Drones Figure Prominently in New FAA Reauthorization Bill

The newly announced H.R. 4441, the “Aviation Innovation, Reform and Reauthroization Act of 2016” (#AIRR) contained a lengthy section relating to “unmanned aircraft systems,” or drones, as most people know them.  Most of the legislation concerned codifying existing law.  That is, sections that concerned drones in the FAA Reauthorization and Reform Act of 2012 have been given their own chapter (Chapter 455 – Unmanned Aircraft Systems) within title 49 of the United States Code.

Although Congress wants the FAA to keep track of its registration process that it put online on December 21, 2016 (see Sec. 441), AIRR codifies the provision that exempts model aircraft, which includes drones flown for hobby or recreational use, from FAA regulation (Sec. 432, § 45507).  This provision is currently the subject of a Petition for Review filed in the United States Court of Appeals for the District of Columbia Circuit.  John Taylor v. Michael Huerta, Case No. 15-1495 (D.C. Cir.).

AIRR also sets up several review boards and requires reports to Congress on FAA’s progress with integrating drones into civil airspace.

Subtitle B—Unmanned Aircraft Systems

SEC. 431. DEFINITIONS.

Except as otherwise provided, the definitions contained in section 45501 of title 49, United States Code  (as added by this Act), shall apply to this subtitle.

SEC. 432. CODIFICATION OF EXISTING LAW; ADDITIONAL PROVISIONS.

(a) IN GENERAL.—Subtitle VII of title 49, United States Code, is amended by inserting after chapter 453 the following:

‘‘CHAPTER 455—UNMANNED AIRCRAFT SYSTEMS

‘‘Sec.

“45501. Definitions.

‘‘45502. Integration of civil unmanned aircraft systems into national airspace system.

‘‘45503. Risk-based permitting of unmanned aircraft systems.

‘‘45504. Public unmanned aircraft systems.

‘‘45505. Special rules for certain unmanned aircraft systems.

‘‘45506. Operation of small unmanned aircraft.

‘‘45507. Special rules for model aircraft.

‘‘45508. Safety information for operation of covered unmanned aircraft.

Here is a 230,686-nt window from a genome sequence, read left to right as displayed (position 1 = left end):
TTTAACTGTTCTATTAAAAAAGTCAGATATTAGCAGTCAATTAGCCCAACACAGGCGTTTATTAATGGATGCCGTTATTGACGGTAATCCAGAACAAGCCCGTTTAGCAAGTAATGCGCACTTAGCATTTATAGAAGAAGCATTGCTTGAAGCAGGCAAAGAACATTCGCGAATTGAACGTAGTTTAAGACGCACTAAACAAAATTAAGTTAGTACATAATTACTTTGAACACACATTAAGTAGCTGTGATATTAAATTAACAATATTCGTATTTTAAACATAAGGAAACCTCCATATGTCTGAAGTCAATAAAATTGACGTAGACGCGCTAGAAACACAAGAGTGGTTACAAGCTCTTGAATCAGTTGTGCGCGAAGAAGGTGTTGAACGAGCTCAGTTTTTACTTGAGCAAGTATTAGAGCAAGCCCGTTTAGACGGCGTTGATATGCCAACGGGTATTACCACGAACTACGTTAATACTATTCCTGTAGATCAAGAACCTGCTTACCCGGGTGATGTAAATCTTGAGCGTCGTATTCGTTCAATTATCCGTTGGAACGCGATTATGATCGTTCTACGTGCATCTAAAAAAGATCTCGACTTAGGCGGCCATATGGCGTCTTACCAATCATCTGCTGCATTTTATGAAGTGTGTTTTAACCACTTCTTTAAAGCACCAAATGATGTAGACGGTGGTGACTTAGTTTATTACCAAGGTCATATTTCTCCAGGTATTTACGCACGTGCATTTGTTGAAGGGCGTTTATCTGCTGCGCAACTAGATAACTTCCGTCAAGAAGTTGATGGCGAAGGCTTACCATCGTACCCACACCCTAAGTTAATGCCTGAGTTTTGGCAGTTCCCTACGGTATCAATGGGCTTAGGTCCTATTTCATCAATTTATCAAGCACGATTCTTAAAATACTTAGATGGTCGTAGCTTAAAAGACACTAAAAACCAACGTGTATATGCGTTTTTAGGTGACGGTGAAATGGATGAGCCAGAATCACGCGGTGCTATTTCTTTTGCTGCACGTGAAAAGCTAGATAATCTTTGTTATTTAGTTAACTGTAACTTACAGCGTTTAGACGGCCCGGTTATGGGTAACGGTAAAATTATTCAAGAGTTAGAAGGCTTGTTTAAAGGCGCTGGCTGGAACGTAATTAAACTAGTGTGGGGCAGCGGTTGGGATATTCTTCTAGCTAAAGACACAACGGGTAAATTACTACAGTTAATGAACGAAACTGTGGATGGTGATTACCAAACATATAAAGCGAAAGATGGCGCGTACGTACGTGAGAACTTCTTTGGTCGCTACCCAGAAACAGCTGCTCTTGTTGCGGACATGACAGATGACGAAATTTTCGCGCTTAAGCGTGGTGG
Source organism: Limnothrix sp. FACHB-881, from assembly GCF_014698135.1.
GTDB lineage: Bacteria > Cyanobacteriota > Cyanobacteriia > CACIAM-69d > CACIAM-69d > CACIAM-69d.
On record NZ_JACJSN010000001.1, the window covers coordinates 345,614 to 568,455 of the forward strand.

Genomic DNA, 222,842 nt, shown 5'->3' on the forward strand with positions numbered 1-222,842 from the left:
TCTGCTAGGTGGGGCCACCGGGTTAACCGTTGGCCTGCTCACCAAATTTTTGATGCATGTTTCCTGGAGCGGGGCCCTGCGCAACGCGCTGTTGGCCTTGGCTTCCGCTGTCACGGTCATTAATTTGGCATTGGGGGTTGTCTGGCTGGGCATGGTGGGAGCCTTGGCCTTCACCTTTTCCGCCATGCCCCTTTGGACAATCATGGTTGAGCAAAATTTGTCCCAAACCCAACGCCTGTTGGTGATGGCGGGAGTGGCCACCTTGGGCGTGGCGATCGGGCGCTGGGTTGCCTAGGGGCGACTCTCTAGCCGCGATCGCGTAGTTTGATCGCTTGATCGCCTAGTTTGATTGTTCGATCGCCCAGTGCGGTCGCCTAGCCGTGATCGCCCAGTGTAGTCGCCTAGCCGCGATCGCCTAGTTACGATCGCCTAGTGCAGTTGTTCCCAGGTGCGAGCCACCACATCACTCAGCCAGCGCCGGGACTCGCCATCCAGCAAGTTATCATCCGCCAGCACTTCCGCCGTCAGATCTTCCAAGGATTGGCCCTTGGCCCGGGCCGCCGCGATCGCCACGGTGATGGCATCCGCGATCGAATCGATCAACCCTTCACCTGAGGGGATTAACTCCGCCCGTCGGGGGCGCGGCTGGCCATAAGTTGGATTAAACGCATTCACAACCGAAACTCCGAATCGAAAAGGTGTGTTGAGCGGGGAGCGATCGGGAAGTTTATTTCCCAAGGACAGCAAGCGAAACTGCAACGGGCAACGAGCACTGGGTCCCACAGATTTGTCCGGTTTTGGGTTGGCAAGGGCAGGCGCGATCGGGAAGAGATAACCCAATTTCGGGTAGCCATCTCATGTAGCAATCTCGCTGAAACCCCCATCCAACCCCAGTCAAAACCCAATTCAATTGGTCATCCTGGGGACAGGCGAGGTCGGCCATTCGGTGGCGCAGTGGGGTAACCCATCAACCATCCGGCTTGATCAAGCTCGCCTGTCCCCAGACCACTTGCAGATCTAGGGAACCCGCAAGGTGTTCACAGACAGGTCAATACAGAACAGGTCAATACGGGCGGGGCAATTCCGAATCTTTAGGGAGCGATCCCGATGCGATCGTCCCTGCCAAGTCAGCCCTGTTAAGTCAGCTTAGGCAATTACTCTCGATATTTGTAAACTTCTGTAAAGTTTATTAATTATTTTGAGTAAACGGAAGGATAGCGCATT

‘‘§ 45501. Definitions

‘‘In this chapter, the following definitions apply:

‘‘(1) AERIAL DATA COLLECTION.—The term

‘aerial data collection’ means the gathering of data by a device aboard an unmanned aircraft during flight, including imagery, sensing, and measurement by such device.

‘‘(2) ARCTIC.—The term ‘Arctic’ means the United States zone of the Chukchi Sea, Beaufort Sea, and Bering Sea north of the Aleutian chain.

‘‘(3) CERTIFICATE OF WAIVER; CERTIFICATE OF AUTHORIZATION.—The terms ‘certificate of waiver’ and ‘certificate of authorization’ mean a Federal Aviation Administration grant of approval for a specific flight operation.

‘‘(4) MODEL AIRCRAFT.—the term ‘model aircraft’ means an unmanned aircraft that is—

‘‘(A) capable of sustained flight in the atmosphere;

‘‘(B) flown within visual line of sight of the person operating the aircraft; and

‘‘(C) flown for hobby or recreational purposes.

‘‘(5) PERMANENT AREAS.—The term ‘permanent areas’ means areas on land or water that provide for launch, recovery, and operation of small un-manned aircraft.

‘‘(6) PUBLIC UNMANNED AIRCRAFT SYSTEM.—The term ‘public unmanned aircraft system’ means an unmanned aircraft system that meets the qualifications and conditions required for operation of a public aircraft (as defined in section 40102(a)).

‘‘(7) SENSE-AND-AVOID CAPABILITY.—The term ‘sense-and-avoid capability’ means the capability of an unmanned aircraft to remain a safe distance from and to avoid collisions with other airborne aircraft.

‘‘(8) SMALL UNMANNED AIRCRAFT.—The term ‘small unmanned aircraft’ means an unmanned aircraft weighing less than 55 pounds, including everything that is on board the aircraft.

‘‘(9) UNMANNED AIRCRAFT.—The term ‘unmanned aircraft’ means an aircraft that is operated without the possibility of direct human intervention from within or on the aircraft.

‘‘(10) UNMANNED AIRCRAFT SYSTEM.—The term ‘unmanned aircraft system’ means an unmanned aircraft and associated elements (including communication links and the components that control the unmanned aircraft) that are required for the pilot in command to operate safely and efficiently in the national airspace system.